A Bold New Effort Aims to Harness the Mechanisms of Resilience

Duke University in 2019 initiated a university-wide effort to elevate and sustain excellence in the sciences with new funding for research, recruitment of nationally recognized scholars, and retainment of highly regarded scientific leaders at Duke. Launched with a $100 million investment from The Duke Endowment — divided equally between the university and the School of Medicine — Duke Science and Technology (DST) positions Duke to maximize the potential of revolutionary advances in fields such as genomics, data science, and artificial intelligence.

The effort focuses on three broad thematic pillars: Resilience: Fortifying the Body and Brain, which seeks to harness the body’s intrinsic mechanisms to fight disease; Computing, involving fields such as artificial intelligence and machine learning; and Materials Science, which seeks to engineer new materials to solve challenges in disparate fields.

School of Medicine researchers are leading in efforts to advance the Body and Brain Resilience pillar, focusing on four broad areas where Duke has significant strengths: brain, cancer, immunology, and viruses. Seven DST Scholars have been recruited as faculty in the School of Medicine.

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School of Medicine DST News and Videos

Why Some Cancers Become Resistant to Therapy

Zhao Zhang (ZZ), PhD, Named a 2021 Pew Scholar in the Biomedical Sciences

Zhao Zhang (ZZ), PhD, assistant professor of pharmacology and cancer biology in the School of Medicine, has been named a 2021 Pew Scholar in the Biomedical Sciences. The award provides four years of exploratory research funding to young investigators of outstanding promise as they investigate timely questions surrounding health and disease. Zhang is one of 22 scholars to receive the award this year.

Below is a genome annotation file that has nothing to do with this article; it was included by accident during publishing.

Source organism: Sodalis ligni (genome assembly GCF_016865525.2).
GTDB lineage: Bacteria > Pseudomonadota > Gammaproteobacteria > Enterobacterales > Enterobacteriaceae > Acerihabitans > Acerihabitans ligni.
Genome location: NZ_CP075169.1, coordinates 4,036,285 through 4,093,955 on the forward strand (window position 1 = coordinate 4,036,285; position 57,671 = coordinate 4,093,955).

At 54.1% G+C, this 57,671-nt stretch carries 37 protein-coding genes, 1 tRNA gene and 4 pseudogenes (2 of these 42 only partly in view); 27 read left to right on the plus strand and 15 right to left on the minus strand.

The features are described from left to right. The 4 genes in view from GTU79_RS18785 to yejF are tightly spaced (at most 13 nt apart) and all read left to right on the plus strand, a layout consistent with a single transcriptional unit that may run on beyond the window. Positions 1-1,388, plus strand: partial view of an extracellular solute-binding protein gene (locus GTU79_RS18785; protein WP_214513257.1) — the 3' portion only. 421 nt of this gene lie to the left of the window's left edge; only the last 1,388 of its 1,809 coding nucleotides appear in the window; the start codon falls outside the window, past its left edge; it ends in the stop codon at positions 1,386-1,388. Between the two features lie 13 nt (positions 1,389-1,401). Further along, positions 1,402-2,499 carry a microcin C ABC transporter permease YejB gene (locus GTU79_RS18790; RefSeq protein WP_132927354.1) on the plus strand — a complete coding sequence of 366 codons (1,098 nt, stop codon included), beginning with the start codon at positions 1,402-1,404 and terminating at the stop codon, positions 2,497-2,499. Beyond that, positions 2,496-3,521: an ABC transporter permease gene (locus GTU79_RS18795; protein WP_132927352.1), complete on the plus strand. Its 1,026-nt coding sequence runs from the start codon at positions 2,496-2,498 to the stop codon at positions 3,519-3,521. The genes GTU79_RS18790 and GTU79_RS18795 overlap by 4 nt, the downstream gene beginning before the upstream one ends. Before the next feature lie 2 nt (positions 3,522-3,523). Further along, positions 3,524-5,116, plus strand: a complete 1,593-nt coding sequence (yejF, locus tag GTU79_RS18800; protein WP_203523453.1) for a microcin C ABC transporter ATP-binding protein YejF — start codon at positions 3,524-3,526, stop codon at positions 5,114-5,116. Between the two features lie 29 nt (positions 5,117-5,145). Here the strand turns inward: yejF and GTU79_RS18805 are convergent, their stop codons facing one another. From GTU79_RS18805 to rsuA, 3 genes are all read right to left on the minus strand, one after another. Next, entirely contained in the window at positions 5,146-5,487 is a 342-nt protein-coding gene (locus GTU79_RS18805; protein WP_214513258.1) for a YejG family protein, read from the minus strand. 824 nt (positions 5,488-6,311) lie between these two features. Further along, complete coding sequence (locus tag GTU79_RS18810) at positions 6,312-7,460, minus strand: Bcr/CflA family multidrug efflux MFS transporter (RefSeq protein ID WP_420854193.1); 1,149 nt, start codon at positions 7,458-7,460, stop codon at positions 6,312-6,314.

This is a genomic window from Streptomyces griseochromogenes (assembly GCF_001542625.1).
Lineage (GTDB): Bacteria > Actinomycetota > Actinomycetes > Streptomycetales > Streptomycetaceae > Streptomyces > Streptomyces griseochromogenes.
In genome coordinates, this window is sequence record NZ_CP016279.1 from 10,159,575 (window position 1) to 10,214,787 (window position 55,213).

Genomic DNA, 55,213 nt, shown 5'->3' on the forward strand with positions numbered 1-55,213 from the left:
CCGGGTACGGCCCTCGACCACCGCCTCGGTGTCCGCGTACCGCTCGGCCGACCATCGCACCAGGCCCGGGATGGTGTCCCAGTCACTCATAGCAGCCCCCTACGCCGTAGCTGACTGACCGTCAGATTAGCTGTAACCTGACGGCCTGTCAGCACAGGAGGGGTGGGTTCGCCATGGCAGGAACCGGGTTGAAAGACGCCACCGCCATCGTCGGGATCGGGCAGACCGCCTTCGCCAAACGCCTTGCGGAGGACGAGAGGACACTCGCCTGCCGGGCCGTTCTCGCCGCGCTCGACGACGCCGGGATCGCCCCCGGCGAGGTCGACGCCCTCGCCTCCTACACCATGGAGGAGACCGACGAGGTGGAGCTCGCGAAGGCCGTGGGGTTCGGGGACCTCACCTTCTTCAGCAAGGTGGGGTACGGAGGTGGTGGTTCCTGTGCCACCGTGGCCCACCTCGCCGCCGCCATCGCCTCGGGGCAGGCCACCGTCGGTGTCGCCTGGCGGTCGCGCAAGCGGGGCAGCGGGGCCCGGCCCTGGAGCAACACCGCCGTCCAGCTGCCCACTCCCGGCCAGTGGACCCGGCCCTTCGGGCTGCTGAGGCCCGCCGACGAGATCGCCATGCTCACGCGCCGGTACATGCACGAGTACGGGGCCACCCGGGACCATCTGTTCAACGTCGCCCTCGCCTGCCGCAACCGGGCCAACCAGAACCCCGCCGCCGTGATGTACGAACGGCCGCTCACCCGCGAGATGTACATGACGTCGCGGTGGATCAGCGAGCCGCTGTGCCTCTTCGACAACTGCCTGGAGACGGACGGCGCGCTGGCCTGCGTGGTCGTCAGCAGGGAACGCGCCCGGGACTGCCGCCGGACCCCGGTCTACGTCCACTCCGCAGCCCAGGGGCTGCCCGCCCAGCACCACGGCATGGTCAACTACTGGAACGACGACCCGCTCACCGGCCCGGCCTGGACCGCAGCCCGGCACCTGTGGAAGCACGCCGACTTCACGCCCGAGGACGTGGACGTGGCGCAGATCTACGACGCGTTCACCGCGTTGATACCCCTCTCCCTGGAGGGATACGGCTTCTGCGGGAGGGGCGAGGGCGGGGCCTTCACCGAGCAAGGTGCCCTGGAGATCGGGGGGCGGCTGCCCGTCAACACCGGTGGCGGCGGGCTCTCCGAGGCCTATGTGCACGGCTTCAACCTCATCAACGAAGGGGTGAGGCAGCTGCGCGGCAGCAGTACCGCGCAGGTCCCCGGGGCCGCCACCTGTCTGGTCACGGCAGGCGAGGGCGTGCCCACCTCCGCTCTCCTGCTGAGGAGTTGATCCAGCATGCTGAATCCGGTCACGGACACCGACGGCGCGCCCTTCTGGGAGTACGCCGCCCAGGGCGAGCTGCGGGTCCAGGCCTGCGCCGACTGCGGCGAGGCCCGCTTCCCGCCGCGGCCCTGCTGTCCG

$100 million to advance Duke science and technology research

The Duke Endowment of Charlotte, N.C., is supporting Duke University’s efforts to expand its faculty in computation, materials science and the resilience of the body and brain by completing the second phase of a $100 million investment.

This is the largest award Duke University has ever received.

Harnessing the Body’s Ability to Heal Itself

What if we could disable the defense mechanisms that enable cancer cells to evade treatment, or even control their genes to prevent them from developing into tumors in the first place? Can we enhance our brain’s ability to forestall damage from Alzheimer’s disease and other neurodegenerative conditions? Is it possible to develop a vaccine for everything?

Using artificial intelligence to improve healthcare for all

School of Medicine researchers are partnering with artificial intelligence researcher Guillermo Sapiro, PhD, the James B. Duke Distinguished Professor of Electrical and Computer Engineering, to home in on the precise area in the brain where deep brain stimulation can reduce motor symptoms in Parkinson’s disease patients. This is just one example of exciting collaboration through Duke’s Science and Technology Initiative.

Harnessing the brain’s resilience to fight Alzheimer’s Disease

In 2020, Alzheimer’s disease was the sixth leading cause of death in the United States. And yet, unlike other leading killers such as heart disease, cancer and stroke, there are currently no effective treatments to prevent or stop it. While deaths from cardiovascular disease declined, deaths from Alzheimer’s more than doubled between 2018 and 2020.

School of Medicine welcomes science and technology recruits

Duke Science and Technology, Challenge Accepted

In alignment with Duke University’s commitment to advance science and technology research, the School of Medicine, with support from The Duke Endowment, has recruited four new faculty members with wide-ranging expertise in infectious

Researcher and lymphoma survivor Kris Wood is finding answers.

Why do perfectly good cancer treatments suddenly stop working? Researcher and lymphoma survivor Kris Wood is finding answers. Wood’s research focuses on cancer resistance: the ability of cancer cells to activate effective biochemical defenses to protect themselves from the drugs we use to fight them.